The soaring prevalence of obesity, and the non-communicable diseases (NCDs) associated with it, is increasingly becoming one of the main public health threats in the world. Once considered an ailment of the rich, overweight and obesity are no longer a health concern only in wealthy countries. Their prevalence continues to grow in low- and lower-middle-income countries (LMICs), and is pervasive even in countries where undernutrition persists. To face this challenge, many countries have designed and implemented comprehensive strategies and standalone policies to curb the epidemic. However, most documentation around the process to design and implement these policies come from high-income countries, and only recently have there been some efforts aimed at understanding the process and experiences in middle-income countries. This work aims to help fill this knowledge gap. This case study is part of a series of country case studies commissioned to better understand the process of designing and implementing policies to prevent and control obesity. The series provides an overview of the contextual factors and political processes in which these policies were introduced and the roles of the stakeholders in moving the policies forward from design to implementation.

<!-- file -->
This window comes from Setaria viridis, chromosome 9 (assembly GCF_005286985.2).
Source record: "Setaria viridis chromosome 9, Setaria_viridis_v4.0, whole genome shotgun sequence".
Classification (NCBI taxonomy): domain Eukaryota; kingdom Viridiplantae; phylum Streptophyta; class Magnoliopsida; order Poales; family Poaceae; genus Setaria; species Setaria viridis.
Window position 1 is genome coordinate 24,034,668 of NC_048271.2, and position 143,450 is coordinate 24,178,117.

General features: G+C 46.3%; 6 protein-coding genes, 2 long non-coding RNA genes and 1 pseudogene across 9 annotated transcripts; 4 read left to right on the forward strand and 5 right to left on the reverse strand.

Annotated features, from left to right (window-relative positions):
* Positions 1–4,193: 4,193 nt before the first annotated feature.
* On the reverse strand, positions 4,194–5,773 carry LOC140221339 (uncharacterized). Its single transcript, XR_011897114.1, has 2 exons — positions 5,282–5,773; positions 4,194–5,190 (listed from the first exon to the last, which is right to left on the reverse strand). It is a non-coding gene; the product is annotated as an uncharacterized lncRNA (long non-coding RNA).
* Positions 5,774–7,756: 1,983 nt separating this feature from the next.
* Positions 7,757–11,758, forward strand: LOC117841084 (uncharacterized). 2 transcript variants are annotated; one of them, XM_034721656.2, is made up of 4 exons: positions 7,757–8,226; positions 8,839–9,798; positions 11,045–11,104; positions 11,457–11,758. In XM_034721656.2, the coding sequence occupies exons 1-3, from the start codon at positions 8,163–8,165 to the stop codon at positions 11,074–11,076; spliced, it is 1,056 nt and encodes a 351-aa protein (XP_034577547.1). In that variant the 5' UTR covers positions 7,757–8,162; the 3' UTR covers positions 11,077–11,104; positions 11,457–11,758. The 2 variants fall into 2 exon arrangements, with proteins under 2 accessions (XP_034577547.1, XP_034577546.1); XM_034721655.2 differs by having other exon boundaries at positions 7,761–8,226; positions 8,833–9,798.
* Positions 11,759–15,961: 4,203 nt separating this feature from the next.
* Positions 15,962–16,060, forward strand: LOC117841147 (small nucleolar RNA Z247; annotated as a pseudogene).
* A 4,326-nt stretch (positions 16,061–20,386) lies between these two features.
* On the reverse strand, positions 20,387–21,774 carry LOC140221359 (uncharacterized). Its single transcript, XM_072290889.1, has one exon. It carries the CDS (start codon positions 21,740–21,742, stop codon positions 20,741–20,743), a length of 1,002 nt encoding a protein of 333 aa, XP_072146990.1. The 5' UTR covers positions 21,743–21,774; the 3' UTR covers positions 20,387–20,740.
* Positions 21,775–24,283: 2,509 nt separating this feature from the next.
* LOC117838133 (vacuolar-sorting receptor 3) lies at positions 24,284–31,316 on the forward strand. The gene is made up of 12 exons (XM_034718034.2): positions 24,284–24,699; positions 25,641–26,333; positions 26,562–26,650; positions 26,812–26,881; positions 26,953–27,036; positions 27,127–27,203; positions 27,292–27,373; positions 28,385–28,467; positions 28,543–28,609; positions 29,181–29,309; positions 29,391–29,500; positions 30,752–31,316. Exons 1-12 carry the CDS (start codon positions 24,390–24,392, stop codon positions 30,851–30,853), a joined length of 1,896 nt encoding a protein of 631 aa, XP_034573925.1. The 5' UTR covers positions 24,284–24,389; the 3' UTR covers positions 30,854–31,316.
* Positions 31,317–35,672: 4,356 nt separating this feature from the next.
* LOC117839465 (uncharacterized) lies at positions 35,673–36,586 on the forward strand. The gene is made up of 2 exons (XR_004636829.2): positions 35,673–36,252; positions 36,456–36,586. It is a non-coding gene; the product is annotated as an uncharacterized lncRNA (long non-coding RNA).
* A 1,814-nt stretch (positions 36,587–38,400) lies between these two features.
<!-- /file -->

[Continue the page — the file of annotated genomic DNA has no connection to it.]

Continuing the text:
Development Challenge and Intervention
This case study centers in understanding how taxes on sugar-sweetened beverages (SSBs) and advertising regulations were defined and designed as policy instruments, how such policies gained traction for enactment in Mexico, how the policies were implemented, specifically considering market and political interests, and the future prospects of such policies, given the dynamic political environment. More generally, the case looks at the difficulties and gaps emerging from a well-established strategy on paper to its actual implementation in the political reality.
Mexico has one of the highest prevalence of overweight and obesity in the world. Obesity is a risk factor for various chronic conditions and creates significant costs for healthcare systems. The Mexican government has recognized the urgency for action. In 2013, the federal government published the Strategy to Prevent and Control Overweight, Obesity and Diabetes (hereinafter, the Strategy), which provided a multifactorial framework to develop policies to combat obesity. This case study examines the enactment and implementation of two policies that are part of the Mexican Strategy. More specifically the case study focuses on the regulations on the advertising of foods/beverages on television (during programming directed to children) and the taxes on sugar-sweetened beverages (SSBs) with no nutritional value. Such instruments sought to reduce consumption of foods/beverages with no nutritional value and are intended to modify the obesogeneity of the contextual environment.
Delivery Challenges and attempts to confront them